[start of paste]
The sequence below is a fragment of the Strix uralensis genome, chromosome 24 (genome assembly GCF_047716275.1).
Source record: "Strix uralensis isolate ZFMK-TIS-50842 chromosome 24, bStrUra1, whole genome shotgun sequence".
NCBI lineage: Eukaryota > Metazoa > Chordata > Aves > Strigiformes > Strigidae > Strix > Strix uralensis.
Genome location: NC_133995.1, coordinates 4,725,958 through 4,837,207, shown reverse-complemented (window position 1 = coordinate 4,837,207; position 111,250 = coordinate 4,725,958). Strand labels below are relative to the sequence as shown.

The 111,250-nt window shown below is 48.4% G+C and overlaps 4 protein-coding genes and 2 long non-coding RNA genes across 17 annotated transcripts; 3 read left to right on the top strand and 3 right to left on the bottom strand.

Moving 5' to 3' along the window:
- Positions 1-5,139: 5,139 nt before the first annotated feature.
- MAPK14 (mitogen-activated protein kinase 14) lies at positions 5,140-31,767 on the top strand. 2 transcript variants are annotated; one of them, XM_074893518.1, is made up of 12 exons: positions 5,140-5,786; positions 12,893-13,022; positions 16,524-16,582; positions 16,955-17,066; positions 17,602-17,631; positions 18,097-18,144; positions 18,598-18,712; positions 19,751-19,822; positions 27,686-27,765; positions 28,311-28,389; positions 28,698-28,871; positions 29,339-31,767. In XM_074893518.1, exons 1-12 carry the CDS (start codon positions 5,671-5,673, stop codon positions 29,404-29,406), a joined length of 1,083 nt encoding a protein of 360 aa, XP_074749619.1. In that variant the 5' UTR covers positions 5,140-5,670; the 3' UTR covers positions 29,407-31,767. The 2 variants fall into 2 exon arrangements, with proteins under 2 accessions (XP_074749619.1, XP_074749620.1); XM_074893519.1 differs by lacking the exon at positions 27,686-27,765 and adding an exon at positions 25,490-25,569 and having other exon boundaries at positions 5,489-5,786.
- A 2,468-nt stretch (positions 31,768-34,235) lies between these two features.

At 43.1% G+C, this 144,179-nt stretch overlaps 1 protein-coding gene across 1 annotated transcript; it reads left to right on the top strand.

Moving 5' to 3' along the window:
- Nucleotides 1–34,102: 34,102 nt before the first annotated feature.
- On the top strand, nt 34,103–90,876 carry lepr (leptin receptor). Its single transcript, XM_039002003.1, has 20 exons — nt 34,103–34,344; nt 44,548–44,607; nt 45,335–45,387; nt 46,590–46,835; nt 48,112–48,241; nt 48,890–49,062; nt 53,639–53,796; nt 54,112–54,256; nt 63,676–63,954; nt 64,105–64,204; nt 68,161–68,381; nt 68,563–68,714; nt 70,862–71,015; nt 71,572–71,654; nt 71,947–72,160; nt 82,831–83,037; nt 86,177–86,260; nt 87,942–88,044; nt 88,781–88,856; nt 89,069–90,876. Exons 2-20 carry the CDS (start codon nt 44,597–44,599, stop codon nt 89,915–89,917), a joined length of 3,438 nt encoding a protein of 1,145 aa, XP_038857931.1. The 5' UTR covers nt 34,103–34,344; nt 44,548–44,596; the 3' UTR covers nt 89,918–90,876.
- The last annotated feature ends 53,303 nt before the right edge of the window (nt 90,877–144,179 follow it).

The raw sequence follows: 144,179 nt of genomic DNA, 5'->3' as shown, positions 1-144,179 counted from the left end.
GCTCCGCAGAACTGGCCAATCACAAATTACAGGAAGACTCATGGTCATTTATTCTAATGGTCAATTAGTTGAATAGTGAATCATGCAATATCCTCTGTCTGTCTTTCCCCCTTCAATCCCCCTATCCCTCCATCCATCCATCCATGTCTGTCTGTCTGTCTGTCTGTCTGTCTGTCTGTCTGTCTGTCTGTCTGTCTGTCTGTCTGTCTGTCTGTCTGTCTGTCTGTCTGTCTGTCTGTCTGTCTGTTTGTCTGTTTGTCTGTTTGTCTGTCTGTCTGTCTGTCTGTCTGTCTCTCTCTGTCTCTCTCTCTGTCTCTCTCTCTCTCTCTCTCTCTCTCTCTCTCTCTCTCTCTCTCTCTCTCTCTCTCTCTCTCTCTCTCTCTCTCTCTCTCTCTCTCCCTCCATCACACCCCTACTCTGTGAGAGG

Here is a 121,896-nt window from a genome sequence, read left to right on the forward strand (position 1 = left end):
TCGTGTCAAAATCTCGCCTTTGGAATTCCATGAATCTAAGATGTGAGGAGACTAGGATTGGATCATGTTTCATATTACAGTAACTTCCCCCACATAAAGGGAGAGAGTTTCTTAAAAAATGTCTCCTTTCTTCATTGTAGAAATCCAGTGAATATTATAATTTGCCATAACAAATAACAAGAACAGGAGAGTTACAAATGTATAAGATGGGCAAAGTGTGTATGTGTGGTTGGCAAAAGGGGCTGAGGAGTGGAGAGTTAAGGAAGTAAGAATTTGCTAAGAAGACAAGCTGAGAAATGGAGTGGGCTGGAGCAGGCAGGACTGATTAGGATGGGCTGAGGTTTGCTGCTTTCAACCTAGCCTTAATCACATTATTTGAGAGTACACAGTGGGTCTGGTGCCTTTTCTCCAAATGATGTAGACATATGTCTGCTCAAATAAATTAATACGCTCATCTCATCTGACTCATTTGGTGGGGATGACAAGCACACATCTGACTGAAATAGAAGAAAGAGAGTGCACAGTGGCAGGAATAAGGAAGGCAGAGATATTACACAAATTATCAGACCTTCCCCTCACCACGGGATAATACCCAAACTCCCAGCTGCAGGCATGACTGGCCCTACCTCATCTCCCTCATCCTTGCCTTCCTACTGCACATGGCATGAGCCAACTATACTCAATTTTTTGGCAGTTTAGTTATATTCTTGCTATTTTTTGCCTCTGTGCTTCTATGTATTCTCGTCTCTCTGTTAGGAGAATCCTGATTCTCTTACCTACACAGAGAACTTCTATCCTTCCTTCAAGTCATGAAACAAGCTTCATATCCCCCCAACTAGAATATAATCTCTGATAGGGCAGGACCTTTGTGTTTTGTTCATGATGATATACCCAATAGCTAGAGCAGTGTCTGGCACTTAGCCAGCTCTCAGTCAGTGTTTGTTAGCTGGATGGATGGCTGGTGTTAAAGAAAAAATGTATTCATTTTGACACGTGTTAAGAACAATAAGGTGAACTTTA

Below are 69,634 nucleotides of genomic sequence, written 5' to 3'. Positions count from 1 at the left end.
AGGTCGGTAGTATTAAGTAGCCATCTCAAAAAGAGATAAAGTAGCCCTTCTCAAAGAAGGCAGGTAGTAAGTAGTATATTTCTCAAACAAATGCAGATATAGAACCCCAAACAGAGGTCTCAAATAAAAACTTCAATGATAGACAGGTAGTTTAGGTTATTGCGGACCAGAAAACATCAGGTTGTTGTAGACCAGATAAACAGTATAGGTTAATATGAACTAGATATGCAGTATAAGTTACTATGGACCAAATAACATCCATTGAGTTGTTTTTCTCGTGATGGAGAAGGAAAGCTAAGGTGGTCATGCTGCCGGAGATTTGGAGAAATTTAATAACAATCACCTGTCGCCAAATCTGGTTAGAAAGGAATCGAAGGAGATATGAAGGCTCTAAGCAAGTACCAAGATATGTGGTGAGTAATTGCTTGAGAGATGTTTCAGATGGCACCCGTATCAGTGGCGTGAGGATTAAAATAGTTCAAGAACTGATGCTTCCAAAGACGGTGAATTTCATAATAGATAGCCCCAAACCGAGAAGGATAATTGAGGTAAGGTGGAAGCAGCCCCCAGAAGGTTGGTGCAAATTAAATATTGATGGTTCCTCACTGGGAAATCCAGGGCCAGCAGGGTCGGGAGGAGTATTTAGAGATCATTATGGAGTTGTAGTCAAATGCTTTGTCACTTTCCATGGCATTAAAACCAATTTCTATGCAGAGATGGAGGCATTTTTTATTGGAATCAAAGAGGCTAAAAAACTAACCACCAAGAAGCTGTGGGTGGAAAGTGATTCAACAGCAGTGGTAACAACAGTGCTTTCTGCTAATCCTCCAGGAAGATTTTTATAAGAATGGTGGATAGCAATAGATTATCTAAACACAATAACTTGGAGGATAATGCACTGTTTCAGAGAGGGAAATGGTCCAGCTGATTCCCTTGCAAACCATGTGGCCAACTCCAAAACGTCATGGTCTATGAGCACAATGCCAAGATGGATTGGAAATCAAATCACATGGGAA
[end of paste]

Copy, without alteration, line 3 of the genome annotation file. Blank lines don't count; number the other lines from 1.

NCBI lineage: Eukaryota > Metazoa > Chordata > Aves > Strigiformes > Strigidae > Strix > Strix uralensis.